Parisian expatriate Gabriel Naïm Amor relocated from his native France to the saguaro-strewn landscape of Tucson, AZ in 1997, seeking to augment his cinematic French avant-pop with particles of Sonoran Desert dust. Amor's unique fusion of classic film scores, spaghetti western jangle, and Seine-influenced subtlety has colored several Tucson recording projects since his arrival in the American Southwest.
Composer/multi-instrumentalist Amor initially worked with percussionist Thomas Belhom in the aptly named Amor Belhom Duo. Along with lyrical input from fellow French ex pat/filmmaker Marianne Dissard and invited participants from the local Giant Sand/Calexico/Friends of Dean Martinez axis (namely, Howe Gelb, John Convertino, Joey Burns, and Craig Schumacher), the two relocated Frenchmen produced two studio albums during their tenure. These records, Wavelab and Amor Belhom Duo, eventually saw North American release through Chicago-based Carrot Top Records in autumn 2001. Along with Amor Belhom Duo's debut disc Wavelab Performance (merely an early version of Wavelab released on Normandie Dream Records in 1998), other recordings by the pair have been made available only in Europe (Live in Tucson) or at shows (Any Time Any Way).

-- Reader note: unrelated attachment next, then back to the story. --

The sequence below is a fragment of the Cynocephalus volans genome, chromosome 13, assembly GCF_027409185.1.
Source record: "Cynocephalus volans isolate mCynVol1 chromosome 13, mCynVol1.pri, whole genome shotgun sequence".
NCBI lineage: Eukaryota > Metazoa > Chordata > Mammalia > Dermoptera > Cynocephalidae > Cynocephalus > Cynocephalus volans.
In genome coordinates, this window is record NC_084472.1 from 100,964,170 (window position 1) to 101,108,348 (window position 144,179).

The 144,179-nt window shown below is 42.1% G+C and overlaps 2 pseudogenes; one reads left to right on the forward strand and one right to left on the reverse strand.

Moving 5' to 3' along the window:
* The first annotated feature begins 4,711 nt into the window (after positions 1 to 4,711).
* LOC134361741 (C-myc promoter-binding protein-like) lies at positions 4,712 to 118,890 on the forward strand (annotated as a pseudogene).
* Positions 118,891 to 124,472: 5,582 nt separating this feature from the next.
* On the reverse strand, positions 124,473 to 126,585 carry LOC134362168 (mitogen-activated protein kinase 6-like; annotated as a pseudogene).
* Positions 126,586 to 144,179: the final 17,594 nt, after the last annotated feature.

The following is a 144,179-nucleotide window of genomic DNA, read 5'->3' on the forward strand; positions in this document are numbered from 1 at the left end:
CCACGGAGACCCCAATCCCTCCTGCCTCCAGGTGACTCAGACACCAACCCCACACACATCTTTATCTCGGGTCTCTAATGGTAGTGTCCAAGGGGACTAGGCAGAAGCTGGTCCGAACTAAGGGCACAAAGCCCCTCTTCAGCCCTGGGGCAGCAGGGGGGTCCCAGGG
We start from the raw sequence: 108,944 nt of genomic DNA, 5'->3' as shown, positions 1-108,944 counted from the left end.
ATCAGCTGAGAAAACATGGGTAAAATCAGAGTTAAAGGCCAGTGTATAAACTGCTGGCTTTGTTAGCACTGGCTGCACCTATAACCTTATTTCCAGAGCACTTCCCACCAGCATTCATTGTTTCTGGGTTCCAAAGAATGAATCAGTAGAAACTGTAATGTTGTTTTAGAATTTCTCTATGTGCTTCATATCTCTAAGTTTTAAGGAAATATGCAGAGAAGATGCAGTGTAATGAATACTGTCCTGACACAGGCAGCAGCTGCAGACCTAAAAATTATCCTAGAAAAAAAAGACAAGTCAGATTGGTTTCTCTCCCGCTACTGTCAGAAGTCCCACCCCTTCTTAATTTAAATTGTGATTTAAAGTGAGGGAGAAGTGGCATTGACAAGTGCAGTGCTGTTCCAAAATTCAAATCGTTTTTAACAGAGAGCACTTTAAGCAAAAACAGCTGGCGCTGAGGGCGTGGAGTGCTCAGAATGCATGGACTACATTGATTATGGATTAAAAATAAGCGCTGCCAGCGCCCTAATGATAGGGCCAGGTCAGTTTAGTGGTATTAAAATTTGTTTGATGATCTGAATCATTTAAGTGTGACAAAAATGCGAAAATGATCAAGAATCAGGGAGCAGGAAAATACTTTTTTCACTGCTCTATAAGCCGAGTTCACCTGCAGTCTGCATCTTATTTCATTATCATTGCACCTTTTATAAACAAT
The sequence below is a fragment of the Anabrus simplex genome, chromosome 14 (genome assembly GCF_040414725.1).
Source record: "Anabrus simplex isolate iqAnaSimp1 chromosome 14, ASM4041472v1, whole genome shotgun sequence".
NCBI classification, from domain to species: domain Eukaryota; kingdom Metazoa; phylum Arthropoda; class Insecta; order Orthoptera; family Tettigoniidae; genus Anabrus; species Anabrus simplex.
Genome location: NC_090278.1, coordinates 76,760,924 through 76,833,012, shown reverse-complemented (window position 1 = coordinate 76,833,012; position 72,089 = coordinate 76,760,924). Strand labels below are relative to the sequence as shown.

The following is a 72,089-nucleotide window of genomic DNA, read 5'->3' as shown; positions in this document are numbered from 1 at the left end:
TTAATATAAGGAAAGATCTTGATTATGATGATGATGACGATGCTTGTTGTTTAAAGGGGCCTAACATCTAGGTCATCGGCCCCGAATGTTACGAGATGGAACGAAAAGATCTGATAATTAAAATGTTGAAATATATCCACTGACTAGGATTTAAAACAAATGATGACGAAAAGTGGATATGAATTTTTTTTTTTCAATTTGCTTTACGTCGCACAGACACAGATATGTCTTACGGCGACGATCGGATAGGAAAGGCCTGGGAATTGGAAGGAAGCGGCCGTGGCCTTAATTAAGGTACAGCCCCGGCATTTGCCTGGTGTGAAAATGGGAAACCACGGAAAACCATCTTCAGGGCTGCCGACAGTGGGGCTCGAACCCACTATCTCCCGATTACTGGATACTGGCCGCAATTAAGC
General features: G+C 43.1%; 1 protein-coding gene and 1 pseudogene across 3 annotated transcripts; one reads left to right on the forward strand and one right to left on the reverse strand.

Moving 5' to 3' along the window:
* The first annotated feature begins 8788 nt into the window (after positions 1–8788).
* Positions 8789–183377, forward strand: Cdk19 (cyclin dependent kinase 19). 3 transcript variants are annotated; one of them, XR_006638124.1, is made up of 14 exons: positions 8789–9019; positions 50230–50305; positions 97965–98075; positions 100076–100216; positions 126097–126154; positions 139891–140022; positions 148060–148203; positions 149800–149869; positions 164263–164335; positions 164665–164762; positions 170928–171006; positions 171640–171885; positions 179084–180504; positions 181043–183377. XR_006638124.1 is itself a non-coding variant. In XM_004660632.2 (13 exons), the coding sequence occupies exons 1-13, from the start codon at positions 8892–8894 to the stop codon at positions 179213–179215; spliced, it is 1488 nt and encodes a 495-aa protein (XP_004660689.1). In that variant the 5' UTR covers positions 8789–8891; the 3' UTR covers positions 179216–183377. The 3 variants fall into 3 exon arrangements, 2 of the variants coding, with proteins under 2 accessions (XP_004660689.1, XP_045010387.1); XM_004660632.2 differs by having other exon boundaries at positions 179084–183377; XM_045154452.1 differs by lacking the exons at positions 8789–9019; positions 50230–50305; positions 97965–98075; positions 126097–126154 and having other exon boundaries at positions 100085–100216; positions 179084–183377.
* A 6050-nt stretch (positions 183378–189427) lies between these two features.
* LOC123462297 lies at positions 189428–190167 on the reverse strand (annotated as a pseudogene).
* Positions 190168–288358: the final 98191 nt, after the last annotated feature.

In 2000, Amor joined Belhom, Burns, and Convertino for the recording of Tete a Tete under the collective name ABBC; the album was released in North America on Wabana Records. Amor's solo debut, the seven-song instrumental collection Soundtracks, appeared in autumn 2001 on Portland, OR's FILMguerrero label. With its running time of 29 minutes bridging the chasm that separates EP and LP, the reflective, graceful Soundtracks was composed, performed, and recorded in Tucson almost entirely by Amor (save token appearances by Burns, trumpeter John Mueller, and a sampled Belhom). In 2002, Amor launched a collaboration with drummer/vibraphonist Jimmy Carr dubbed simply Amor.